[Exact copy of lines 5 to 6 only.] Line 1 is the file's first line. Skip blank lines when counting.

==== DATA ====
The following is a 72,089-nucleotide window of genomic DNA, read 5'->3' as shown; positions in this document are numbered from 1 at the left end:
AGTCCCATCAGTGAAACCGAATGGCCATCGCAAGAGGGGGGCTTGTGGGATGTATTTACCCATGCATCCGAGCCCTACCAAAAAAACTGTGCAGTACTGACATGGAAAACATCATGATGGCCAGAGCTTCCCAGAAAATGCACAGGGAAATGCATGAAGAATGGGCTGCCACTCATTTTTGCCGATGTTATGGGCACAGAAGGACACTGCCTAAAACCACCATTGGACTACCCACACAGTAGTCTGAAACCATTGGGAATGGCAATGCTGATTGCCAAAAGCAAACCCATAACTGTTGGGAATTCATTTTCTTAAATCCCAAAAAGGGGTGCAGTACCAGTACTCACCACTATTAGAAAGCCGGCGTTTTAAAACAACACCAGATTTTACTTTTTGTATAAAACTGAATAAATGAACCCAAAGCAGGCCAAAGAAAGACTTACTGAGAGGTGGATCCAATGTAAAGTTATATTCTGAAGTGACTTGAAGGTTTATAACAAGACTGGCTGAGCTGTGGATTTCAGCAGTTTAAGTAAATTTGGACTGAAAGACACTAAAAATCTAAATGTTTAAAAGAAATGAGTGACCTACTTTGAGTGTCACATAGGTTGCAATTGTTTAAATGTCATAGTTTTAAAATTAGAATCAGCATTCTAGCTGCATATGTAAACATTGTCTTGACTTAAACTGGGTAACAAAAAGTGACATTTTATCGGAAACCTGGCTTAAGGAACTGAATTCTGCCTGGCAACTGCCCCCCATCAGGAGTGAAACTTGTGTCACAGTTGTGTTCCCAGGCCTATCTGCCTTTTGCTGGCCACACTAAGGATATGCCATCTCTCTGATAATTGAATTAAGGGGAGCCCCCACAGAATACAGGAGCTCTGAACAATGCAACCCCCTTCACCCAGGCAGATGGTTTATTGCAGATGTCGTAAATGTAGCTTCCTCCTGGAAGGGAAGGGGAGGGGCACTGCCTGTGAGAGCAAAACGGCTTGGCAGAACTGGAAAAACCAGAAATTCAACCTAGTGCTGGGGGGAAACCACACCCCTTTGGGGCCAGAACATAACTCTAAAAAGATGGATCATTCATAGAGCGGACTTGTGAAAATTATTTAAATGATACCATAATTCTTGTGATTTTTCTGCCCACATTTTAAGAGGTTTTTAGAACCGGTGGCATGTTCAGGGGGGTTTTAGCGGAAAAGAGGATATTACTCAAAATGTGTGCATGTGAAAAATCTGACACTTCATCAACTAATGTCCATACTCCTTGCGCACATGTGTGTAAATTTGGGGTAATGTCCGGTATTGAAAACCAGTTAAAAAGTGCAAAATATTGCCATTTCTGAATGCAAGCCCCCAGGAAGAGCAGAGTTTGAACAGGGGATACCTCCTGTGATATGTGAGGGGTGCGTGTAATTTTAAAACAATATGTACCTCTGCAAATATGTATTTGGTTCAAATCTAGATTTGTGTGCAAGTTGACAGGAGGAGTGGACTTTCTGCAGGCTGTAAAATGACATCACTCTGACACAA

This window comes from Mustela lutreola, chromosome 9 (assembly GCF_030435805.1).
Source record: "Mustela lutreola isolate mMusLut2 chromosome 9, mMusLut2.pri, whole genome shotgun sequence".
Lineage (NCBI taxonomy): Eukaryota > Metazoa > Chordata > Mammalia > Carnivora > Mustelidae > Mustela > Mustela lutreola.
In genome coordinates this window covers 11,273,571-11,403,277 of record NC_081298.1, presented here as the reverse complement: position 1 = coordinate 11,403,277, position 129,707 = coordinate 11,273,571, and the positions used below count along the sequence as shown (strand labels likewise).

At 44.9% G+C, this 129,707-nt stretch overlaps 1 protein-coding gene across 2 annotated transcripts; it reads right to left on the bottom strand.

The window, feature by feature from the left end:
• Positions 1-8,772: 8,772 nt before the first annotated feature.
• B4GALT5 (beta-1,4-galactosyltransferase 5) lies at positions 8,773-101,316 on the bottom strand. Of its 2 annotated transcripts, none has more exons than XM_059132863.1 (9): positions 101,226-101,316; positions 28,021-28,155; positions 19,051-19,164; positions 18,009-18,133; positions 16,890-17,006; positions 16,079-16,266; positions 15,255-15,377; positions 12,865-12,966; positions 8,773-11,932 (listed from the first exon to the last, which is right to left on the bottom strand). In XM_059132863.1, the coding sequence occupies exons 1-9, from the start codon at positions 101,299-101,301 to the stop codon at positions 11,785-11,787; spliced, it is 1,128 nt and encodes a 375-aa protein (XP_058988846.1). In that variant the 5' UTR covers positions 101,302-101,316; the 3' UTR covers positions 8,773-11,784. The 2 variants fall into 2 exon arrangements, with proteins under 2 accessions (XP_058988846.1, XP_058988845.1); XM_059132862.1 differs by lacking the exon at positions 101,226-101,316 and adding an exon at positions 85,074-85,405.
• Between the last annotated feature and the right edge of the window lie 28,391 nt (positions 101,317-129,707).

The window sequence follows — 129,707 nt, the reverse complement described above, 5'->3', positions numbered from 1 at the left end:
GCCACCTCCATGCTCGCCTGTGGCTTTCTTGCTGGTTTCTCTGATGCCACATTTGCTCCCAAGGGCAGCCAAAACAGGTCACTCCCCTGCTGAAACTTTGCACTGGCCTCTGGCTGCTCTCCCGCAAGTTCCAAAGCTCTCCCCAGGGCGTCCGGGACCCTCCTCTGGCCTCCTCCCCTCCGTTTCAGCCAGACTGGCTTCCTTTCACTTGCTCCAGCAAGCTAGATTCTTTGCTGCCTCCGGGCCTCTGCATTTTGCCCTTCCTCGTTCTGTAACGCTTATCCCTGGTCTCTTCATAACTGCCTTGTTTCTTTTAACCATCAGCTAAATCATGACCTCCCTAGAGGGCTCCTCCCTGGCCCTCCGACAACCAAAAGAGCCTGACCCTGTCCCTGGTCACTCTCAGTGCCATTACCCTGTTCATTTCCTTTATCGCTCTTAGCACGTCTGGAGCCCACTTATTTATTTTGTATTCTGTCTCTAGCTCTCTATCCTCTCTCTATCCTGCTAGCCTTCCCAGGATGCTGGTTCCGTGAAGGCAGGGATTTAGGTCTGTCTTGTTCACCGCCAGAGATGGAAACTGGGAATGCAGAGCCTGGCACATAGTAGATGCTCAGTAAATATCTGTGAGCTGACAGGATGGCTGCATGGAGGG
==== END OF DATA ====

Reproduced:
Lineage (NCBI taxonomy): Eukaryota > Metazoa > Chordata > Mammalia > Carnivora > Mustelidae > Mustela > Mustela lutreola.
In genome coordinates this window covers 11,273,571-11,403,277 of record NC_081298.1, presented here as the reverse complement: position 1 = coordinate 11,403,277, position 129,707 = coordinate 11,273,571, and the positions used below count along the sequence as shown (strand labels likewise).